School pioneers commercial aquaculture in Bermuda

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  • Minister Trevor Moniz, Dr Tammy Trott, Senior Officer Department of Environment Protection, and Dr Fred Ming, Director of Environment Protection present the first aquafarming licence to Dr Tim Jackson, principal, and Caesare Filiche, science teacher, at Sandys Secondary Middle School.

    Minister Trevor Moniz, Dr Tammy Trott, Senior Officer Department of Environment Protection, and Dr Fred Ming, Director of Environment Protection present the first aquafarming licence to Dr Tim Jackson, principal, and Caesare Filiche, science teacher, at Sandys Secondary Middle School.


Commercial aquaculture could be a turning point in diversifying Bermuda’s economy. That is the hope of Environment Minister Trevor Moniz.

He spoke of the possibilities after the Island’s first aquaculture licence was awarded to Sandys Secondary Middle School yesterday.

“Aquaculture, also known as ‘aquafarming’, is the farming of aquatic organisms such as fish, crustaceans, molluscs and aquatic plants. It involves cultivating freshwater and/or saltwater organisms under controlled conditions,” said Mr Moniz.

“If a Bermuda aquaculture sector could successfully displace a large enough percentage of imported fresh and frozen tilapia and other fish species, by growing them locally at a competitive rate, it could grow to represent savings of foreign exchange while also contributing to business and job opportunities and new career options.”

Aquaculture could also “play an important role in our food security portfolio,” said the Minister.

“It is my sincere hope that this aquaculture project will produce the first generation of home-grown fish farmer-entrepreneurs.

“Today we are breaking new ground for the future and preparing our people to become exposed to this exciting new technology at an early age. A few may even decide that this is what they would like to do as a career on a much larger scale.”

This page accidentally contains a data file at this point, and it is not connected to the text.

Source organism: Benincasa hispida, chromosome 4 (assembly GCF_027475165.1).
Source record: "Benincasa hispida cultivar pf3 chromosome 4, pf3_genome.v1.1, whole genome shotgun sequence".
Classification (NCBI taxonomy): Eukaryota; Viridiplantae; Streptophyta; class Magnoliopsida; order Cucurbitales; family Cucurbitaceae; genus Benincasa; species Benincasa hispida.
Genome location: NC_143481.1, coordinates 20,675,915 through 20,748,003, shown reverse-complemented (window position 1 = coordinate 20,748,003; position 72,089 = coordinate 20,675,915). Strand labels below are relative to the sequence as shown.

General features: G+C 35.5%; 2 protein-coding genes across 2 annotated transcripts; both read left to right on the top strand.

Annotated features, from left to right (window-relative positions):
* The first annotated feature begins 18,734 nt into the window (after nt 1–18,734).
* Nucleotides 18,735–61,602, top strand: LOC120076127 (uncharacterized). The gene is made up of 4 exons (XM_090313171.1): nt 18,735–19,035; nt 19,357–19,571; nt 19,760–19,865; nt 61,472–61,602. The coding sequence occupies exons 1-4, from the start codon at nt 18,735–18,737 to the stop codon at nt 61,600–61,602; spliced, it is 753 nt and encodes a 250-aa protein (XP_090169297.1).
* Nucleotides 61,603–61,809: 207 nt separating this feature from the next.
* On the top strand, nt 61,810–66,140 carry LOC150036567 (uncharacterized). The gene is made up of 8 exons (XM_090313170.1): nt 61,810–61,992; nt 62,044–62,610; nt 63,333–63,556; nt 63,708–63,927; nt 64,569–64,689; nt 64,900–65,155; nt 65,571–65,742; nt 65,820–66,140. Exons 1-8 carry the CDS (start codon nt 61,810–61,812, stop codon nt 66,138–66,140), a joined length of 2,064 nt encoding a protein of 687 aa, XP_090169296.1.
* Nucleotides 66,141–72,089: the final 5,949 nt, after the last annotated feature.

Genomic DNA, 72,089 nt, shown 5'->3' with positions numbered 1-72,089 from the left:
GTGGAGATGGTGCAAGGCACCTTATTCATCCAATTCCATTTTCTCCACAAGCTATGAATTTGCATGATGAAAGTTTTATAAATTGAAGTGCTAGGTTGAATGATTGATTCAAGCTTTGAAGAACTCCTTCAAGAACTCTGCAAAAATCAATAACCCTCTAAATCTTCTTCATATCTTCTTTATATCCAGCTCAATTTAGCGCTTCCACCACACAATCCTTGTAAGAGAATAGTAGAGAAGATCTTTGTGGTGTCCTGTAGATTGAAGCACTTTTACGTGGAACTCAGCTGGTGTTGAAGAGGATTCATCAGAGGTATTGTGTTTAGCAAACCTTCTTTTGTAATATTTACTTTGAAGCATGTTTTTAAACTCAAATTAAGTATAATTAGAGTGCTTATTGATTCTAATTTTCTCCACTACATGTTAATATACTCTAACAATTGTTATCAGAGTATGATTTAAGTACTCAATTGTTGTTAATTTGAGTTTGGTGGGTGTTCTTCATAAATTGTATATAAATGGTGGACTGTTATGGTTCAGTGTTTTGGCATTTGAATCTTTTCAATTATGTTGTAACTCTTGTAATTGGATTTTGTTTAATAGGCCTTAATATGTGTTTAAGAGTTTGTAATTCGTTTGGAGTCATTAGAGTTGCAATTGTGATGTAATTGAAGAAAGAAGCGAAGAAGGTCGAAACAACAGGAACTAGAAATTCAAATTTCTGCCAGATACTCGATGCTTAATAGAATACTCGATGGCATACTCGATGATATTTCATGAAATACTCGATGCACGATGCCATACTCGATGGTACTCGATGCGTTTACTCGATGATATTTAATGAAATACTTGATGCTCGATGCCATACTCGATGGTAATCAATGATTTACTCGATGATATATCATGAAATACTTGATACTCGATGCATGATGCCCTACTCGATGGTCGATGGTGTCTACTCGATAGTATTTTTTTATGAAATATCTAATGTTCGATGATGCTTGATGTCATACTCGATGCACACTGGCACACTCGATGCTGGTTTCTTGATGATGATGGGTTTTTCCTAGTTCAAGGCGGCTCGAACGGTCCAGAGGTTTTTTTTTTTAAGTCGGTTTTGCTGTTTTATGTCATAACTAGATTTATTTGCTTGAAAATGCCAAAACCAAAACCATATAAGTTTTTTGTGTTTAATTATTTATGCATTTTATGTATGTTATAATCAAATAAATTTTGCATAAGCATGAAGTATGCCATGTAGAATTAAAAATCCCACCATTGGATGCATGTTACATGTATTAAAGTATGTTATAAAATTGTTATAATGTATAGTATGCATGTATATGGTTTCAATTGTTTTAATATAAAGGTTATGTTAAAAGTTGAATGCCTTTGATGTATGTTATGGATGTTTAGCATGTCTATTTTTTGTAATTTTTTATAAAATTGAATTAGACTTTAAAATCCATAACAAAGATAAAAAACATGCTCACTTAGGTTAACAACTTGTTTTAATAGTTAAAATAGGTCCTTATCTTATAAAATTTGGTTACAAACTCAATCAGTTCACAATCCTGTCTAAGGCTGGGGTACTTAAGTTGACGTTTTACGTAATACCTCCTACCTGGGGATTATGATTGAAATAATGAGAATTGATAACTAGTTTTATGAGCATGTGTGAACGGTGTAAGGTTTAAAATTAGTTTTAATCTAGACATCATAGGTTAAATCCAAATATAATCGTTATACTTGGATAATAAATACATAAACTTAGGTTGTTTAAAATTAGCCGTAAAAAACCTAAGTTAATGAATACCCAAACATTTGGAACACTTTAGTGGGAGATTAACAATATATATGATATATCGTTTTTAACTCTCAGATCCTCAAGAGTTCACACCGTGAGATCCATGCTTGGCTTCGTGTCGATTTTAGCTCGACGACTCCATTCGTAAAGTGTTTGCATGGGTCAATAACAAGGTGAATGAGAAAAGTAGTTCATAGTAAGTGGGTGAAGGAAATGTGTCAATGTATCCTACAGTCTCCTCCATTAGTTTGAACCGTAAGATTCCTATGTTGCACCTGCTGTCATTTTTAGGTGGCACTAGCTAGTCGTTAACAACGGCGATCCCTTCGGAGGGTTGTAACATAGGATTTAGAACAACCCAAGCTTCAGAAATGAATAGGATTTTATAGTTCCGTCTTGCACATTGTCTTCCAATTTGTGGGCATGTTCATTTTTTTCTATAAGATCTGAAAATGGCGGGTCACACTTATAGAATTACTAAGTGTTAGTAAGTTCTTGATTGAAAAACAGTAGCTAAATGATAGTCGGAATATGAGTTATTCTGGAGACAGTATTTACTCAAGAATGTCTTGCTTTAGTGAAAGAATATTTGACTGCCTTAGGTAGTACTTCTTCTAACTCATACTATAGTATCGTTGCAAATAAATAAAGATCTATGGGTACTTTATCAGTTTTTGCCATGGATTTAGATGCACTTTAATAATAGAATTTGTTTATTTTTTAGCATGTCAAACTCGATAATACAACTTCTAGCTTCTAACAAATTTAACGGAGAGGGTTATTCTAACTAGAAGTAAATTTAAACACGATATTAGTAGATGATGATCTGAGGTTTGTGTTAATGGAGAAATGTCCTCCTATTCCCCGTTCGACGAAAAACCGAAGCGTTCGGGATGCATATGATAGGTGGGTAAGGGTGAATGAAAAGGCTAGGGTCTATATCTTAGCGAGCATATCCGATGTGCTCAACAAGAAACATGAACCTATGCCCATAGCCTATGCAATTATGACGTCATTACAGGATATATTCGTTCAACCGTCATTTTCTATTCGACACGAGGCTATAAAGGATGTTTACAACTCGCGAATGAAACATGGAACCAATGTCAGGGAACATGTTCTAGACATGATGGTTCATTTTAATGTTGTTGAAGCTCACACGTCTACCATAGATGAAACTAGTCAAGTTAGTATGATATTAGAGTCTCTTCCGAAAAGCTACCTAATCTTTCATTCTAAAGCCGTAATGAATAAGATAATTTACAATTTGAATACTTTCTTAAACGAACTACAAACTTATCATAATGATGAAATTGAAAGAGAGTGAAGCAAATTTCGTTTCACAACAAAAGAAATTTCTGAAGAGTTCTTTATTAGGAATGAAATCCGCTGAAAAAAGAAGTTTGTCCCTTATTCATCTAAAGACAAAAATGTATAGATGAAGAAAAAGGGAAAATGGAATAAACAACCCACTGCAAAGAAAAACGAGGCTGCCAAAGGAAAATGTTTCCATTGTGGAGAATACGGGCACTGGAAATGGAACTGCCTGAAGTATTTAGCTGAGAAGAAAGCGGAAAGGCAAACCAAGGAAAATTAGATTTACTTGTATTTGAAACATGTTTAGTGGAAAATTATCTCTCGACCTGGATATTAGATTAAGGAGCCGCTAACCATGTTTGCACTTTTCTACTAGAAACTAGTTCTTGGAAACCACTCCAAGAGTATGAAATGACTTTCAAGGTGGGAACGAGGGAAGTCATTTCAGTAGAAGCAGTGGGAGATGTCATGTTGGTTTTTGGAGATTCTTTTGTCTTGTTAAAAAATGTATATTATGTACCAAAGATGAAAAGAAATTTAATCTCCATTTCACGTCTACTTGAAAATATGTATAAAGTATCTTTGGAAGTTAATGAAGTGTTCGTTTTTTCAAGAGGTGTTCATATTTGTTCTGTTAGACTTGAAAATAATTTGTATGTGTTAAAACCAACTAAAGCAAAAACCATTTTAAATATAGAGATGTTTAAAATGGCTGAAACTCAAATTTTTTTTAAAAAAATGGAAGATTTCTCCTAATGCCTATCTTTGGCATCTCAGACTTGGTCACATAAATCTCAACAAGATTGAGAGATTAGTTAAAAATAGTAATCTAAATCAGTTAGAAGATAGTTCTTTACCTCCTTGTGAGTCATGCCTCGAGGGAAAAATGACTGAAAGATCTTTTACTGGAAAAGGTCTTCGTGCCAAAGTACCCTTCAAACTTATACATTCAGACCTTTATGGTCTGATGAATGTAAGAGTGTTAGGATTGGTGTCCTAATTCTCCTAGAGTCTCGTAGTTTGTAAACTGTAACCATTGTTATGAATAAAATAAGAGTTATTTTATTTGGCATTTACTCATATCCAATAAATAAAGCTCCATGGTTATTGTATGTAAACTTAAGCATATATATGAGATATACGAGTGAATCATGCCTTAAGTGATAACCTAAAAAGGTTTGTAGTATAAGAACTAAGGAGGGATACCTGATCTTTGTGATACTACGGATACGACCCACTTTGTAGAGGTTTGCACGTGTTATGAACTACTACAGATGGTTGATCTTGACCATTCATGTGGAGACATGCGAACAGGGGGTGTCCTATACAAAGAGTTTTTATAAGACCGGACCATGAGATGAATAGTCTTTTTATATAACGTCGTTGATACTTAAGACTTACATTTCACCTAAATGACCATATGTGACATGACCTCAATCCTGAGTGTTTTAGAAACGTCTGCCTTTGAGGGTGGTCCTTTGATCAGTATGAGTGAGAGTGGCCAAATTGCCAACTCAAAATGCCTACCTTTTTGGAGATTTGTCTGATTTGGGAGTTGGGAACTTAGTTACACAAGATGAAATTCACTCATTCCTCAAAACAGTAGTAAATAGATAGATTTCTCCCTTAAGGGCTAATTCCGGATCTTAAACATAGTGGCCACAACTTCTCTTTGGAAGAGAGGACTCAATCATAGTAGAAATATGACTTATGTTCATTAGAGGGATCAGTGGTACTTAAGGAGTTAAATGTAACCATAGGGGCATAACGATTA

The school project, initiated by science teacher Caesare Filiché, will begin with cultivating tilapia, which are expected to grow to market size in about six months.

“Part of the advantage of farming tilapia was that they can grow on a vegetarian diet,” said Mr Moniz.

“Tilapia is a hardy fish species and ideal for students learning to manage and grow fish to a marketable size. The licence for this particular project is based on using male fish. This will not only make the husbandry easier to manage but will also minimise risk of invasion of local ponds in the very unlikely event of an escapement of multiple fish into the same pond.”

The production system is self-contained and has a capacity of 900 gallons of recirculating water. As water circulates between two, six-foot diameter circular tanks, positioned side-by-side, it is filtered in two stages to remove solids and dissolved gases. The tank water is oxygenated using compressed air.

“This small pilot-scale system will be incorporated as an enrichment initiative to the science curriculum. But many other learning activities can be built around an aquaculture system like this one: mathematics, language, entrepreneurship and more,” added Mr Moniz.

A second phase of the project will link it to a ‘hydroponics’ system that the school plans to install. Hydroponics is a method of growing plants without soil where the roots are bathed in nutrient-containing water. Therefore, the present tank system has been designed to eventually operate as an aquaponics system, where edible fish and plants are produced together.

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Published Jan 29, 2014 at 5:53 pm (Updated Jan 29, 2014 at 5:53 pm)

School pioneers commercial aquaculture in Bermuda

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